Range of phase

There are four distinct ways to look at the range of phase (or phase angle):

  1. A full circle or single full wave (one cycle). Zero to two pi radians, 0 to 360 degrees, or 0.0 to 1.0 as a decimal fraction.
  2. Half a circle. The other half of the circle merely retraces the first half, back to where it started. Zero to pi and pi to two pi radians, 0 to 180 degrees and then 180 degrees to 360 degrees, and 0.0 to 0.5 and then 0.5 to 1.0 as a decimal fraction.
  3. Two half circles which are mirror images, but with the sign flipped. Zero to pi and zero to minus pi radians, 0 to 180 degrees and 0 to minus 180 degrees, and 0.0 to 0.5 and 0.0 to minus 0.5 as a decimal fraction.
  4. Infinite circles or waves (cycles), but periodic based on the size of one cycle. Four pi radians is the same as two pi radians, 720 degrees is the same as 360 degrees, and 2.0 is the same as 1.0 as a decimal fraction.

Whether the upper end of the range should be treated as a distinct value or mapped to zero — wraps around to the origin — is an interesting question. For all intents and purposes, two pi radians is equivalent to zero radians, 360 degrees is equivalent to 0 degrees, and 1.0 is equivalent to 0.0 as a decimal fraction. But, the upper end of the range is actually useful for expressing the length or magnitude of a full cycle.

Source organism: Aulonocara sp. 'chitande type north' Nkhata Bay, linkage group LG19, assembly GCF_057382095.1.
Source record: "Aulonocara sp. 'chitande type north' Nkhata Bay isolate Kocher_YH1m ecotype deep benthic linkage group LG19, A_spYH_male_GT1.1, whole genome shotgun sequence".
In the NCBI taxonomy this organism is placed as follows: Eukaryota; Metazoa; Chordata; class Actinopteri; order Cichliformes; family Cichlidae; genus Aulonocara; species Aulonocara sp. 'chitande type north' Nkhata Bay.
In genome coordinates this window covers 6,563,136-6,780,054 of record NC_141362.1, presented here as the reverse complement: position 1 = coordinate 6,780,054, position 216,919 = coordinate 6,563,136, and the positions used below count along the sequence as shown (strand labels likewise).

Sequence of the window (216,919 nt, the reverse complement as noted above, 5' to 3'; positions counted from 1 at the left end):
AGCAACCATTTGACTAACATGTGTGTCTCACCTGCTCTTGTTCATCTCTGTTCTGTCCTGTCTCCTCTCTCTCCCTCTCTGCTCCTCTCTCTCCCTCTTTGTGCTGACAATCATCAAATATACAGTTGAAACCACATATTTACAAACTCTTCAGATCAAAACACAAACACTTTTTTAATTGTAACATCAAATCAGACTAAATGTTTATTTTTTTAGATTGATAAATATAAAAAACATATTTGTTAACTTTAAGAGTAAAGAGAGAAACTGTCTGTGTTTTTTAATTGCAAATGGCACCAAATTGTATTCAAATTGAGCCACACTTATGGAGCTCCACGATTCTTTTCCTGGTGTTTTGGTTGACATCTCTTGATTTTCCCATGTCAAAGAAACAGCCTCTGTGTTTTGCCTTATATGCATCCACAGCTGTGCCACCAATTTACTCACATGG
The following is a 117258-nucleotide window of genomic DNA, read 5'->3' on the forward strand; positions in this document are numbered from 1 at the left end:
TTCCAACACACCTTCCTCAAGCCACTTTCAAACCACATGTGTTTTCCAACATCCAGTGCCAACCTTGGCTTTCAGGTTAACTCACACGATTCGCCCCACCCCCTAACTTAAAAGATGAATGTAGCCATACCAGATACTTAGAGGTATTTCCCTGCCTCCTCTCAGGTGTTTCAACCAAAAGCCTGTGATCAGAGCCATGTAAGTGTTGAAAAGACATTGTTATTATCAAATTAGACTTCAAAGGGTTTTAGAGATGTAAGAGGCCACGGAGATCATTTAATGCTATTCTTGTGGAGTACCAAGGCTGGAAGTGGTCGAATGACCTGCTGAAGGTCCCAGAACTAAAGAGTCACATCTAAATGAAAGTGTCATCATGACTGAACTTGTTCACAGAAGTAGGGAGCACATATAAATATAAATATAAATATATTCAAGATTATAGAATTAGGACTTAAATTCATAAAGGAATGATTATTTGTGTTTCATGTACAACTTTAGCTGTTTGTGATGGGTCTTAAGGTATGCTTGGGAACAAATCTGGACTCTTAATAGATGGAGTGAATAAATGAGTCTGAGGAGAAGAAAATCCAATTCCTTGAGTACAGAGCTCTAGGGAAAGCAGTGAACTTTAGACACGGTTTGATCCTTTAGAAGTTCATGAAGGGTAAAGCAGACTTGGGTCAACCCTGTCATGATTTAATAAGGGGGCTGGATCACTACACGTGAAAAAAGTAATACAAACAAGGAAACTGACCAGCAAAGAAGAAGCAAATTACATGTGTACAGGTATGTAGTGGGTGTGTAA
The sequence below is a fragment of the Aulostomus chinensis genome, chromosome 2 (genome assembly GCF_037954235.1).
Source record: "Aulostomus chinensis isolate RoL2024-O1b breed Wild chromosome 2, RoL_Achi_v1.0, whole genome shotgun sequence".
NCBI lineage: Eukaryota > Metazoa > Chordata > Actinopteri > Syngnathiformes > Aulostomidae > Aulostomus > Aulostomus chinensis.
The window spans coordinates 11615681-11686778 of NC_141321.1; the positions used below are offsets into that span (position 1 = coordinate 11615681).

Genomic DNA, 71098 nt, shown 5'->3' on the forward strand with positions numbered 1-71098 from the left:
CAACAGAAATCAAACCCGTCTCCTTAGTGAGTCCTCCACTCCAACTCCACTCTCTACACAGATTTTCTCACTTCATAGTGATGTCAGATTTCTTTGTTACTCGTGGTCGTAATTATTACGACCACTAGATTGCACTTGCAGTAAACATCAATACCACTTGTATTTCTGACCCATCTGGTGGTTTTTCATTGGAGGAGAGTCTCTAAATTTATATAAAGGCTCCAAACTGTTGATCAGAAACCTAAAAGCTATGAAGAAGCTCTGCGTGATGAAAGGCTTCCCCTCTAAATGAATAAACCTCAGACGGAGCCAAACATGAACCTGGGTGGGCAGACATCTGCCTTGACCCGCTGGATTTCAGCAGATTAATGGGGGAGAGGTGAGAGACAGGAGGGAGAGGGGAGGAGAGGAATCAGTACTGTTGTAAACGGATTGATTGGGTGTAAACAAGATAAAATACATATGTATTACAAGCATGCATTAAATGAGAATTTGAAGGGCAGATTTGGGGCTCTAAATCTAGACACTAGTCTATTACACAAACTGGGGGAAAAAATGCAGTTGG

Phase is a continuous value

Although the 0 and 1 values of a qubit are clearly very discrete — there are two of them, a binary pair of values, phase at least superficially seems to be a continuous value, between zero and two pi radians or between 0.0 and 1.0 as a decimal fraction.

Is phase an infinitely-valued continuous value?

Okay, phase appears to be a continuous value, but are there really an infinity of phase angles between zero and two pi?

Conceptually and theoretically, maybe the answer is yes, at least in the abstract, but for a real, physical system, infinity just doesn’t work or seem likely.

Is phase a discrete continuous value?

It seems reasonable to presume that there is some limit as to how fine a granularity there can be between any two adjacent phase angles.

At some point, there is likely some Planck-type limit to the fine granularity of adjacent phase angles. There may or may not be some Planck-type limit, but there may also be some engineering limit implied by the limitations of the classical digital and analog electronics used to control real qubits.

But generally, phase appears to have at least some degree of continuous value, even if it ultimately is discrete down at the physics level.

How can phase be discrete if two pi is irrational?

There are two pi radians in a circle or single cycle of a wave, so if phase is discrete at some level, any level, how can there be any discrete value for the smallest difference between two phase angles which divides two pi, an irrational number? It doesn’t seem possible.

Maybe there is some clever principle of physics which answers this question, but I haven’t encountered it.